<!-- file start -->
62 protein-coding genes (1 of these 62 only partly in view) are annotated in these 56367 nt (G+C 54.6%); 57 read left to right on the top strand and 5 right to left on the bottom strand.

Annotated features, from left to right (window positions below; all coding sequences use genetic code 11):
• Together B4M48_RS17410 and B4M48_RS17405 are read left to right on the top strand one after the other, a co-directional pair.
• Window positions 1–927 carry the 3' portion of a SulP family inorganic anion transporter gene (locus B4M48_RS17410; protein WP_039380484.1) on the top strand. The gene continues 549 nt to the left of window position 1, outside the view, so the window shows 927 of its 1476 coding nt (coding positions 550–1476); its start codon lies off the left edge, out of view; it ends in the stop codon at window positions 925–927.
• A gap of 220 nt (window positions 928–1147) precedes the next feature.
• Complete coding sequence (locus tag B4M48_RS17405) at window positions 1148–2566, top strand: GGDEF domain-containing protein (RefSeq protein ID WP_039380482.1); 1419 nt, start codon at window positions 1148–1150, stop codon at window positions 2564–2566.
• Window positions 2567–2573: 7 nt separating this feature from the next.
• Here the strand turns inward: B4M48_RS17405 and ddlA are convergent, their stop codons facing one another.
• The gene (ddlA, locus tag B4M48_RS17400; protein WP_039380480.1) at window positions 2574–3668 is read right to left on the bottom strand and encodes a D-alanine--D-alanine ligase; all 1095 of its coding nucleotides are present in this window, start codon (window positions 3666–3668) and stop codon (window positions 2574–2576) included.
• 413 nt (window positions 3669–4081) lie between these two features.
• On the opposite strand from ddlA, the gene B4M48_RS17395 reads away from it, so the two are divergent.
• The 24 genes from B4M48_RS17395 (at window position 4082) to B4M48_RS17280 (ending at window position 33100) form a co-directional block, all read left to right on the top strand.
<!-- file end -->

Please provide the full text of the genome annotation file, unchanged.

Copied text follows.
62 protein-coding genes (1 of these 62 only partly in view) are annotated in these 56367 nt (G+C 54.6%); 57 read left to right on the top strand and 5 right to left on the bottom strand.

Annotated features, from left to right (window positions below; all coding sequences use genetic code 11):
• Together B4M48_RS17410 and B4M48_RS17405 are read left to right on the top strand one after the other, a co-directional pair.
• Window positions 1–927 carry the 3' portion of a SulP family inorganic anion transporter gene (locus B4M48_RS17410; protein WP_039380484.1) on the top strand. The gene continues 549 nt to the left of window position 1, outside the view, so the window shows 927 of its 1476 coding nt (coding positions 550–1476); its start codon lies off the left edge, out of view; it ends in the stop codon at window positions 925–927.
• A gap of 220 nt (window positions 928–1147) precedes the next feature.
• Complete coding sequence (locus tag B4M48_RS17405) at window positions 1148–2566, top strand: GGDEF domain-containing protein (RefSeq protein ID WP_039380482.1); 1419 nt, start codon at window positions 1148–1150, stop codon at window positions 2564–2566.
• Window positions 2567–2573: 7 nt separating this feature from the next.
• Here the strand turns inward: B4M48_RS17405 and ddlA are convergent, their stop codons facing one another.
• The gene (ddlA, locus tag B4M48_RS17400; protein WP_039380480.1) at window positions 2574–3668 is read right to left on the bottom strand and encodes a D-alanine--D-alanine ligase; all 1095 of its coding nucleotides are present in this window, start codon (window positions 3666–3668) and stop codon (window positions 2574–2576) included.
• 413 nt (window positions 3669–4081) lie between these two features.
• On the opposite strand from ddlA, the gene B4M48_RS17395 reads away from it, so the two are divergent.
• The 24 genes from B4M48_RS17395 (at window position 4082) to B4M48_RS17280 (ending at window position 33100) form a co-directional block, all read left to right on the top strand.